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i have problem about Bash, and i don't know why.
Under shell, i enter:

echo $$    ## print 2433
(echo $$)  ## also print 2433
(./getpid) ## print 2602

"getpid" is a C program to get current pid, like:

   int main() {
    printf("%d", (int)getpid());
    return 0;
   }

What confuses me is that:
1, i think "(command)" is a sub-process (am i right?), and i think its pid should be different with its parent pid, but they are the same, why...
2, when i use my program to show pid between parenthesis, the pid it shows is different, is it right?
3, is '$$' something like macro?

Can you help me? Thank you very much!!

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Note that getpid would show a different process ID even if it weren't run in a subshell. –  chepner Jan 11 at 15:06
    
No matter other explications refering to the manual page of bash, etc. I would bet that (xx) does not actually invoke a separate Linux process (nor a thread). They would be stupid to implement it in such inefficient way. –  Marian Jan 11 at 18:29

4 Answers 4

up vote 2 down vote accepted

$$ is defined to return the process ID of the parent in a subshell; from the man page under "Special Parameters":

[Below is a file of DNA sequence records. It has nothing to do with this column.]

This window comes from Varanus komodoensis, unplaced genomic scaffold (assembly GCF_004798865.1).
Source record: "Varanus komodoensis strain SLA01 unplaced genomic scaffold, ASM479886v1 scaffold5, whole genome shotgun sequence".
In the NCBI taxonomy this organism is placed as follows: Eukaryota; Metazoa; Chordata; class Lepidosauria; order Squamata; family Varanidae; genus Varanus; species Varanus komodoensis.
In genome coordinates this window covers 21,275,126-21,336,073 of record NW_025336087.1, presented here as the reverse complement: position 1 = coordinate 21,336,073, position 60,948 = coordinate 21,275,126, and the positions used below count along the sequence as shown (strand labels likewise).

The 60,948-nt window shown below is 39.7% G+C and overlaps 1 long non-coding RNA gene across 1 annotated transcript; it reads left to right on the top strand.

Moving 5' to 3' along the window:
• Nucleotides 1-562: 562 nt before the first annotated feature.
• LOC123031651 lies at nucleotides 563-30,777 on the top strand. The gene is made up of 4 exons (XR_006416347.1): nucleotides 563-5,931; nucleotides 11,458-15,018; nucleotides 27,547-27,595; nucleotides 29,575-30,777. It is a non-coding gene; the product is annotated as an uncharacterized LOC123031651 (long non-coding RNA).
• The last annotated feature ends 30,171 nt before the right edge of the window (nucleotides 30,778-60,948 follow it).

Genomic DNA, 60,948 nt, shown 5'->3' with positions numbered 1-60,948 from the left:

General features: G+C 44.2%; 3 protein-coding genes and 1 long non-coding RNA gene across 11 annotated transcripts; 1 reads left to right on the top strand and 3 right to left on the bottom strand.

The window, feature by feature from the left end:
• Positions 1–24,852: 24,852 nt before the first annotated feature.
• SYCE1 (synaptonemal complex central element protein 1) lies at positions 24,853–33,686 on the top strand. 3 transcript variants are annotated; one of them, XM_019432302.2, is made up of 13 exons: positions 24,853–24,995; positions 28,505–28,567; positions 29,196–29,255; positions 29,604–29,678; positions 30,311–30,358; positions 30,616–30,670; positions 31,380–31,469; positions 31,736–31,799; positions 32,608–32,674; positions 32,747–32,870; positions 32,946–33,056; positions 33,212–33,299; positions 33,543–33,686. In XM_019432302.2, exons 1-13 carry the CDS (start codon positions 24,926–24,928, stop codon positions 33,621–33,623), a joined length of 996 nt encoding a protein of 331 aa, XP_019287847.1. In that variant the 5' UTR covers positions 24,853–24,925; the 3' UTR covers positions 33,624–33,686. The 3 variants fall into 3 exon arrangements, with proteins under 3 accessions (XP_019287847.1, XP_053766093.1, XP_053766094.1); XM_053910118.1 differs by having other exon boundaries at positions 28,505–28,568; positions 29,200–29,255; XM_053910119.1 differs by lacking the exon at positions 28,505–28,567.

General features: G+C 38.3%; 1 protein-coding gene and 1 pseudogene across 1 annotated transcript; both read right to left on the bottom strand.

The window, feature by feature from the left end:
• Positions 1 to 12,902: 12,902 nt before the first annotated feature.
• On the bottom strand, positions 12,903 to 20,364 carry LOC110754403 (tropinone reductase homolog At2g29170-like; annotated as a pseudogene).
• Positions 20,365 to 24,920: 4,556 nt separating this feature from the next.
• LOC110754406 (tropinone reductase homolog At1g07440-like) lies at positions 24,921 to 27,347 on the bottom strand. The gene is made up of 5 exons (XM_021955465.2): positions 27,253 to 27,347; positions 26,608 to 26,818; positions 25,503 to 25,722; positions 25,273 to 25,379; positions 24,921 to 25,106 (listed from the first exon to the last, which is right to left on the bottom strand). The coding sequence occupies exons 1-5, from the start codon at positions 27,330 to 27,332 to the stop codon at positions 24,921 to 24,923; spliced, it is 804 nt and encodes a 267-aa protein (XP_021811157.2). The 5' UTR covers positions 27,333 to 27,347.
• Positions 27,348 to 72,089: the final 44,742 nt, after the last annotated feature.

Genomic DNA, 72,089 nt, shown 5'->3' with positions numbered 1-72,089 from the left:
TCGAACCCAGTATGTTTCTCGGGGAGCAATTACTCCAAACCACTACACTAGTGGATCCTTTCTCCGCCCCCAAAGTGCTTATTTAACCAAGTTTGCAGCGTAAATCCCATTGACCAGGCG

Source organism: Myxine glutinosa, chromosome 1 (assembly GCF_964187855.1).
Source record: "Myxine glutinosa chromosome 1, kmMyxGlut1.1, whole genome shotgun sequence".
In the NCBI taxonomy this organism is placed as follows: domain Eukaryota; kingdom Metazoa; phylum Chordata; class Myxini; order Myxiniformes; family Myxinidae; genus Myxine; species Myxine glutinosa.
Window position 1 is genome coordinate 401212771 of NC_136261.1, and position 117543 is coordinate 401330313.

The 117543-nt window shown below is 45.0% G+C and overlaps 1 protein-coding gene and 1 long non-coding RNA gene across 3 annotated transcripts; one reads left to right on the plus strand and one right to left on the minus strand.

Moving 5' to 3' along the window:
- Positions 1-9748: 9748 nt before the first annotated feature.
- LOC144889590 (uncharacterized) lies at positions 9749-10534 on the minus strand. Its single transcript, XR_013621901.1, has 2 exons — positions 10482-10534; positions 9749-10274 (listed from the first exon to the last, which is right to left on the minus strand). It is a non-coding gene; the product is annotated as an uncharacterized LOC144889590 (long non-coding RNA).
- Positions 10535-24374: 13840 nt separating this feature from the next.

$ Expands to the process ID of the shell. In a () subshell, it expands to the process ID of the current shell, not the subshell.

In bash 4, you can get the process ID of the child with BASHPID.

~ $ echo $$
17601
~ $ ( echo $$; echo $BASHPID )
17601
17634
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thank you @chepner –  ruanhao Jan 12 at 4:00
  1. Parentheses invoke a subshell in Bash. Since it's only a subshell it might have the same PID - depends on implementation.
  2. The C program you invoke is a separate process, which has its own unique PID - doesn't matter if it's in a subshell or not.
  3. $$ is an alias in Bash to the current script PID. See differences between $$ and $BASHPID here, and right above that the additional variable $BASH_SUBSHELL which contains the nesting level.
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You can use one of the following.

  • $! is the PID of the last backgrounded process.
  • kill -0 $PID checks whether it's still running.
  • $$ is the PID of the current shell.
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Try getppid() if you want your C program to print your shell's PID.

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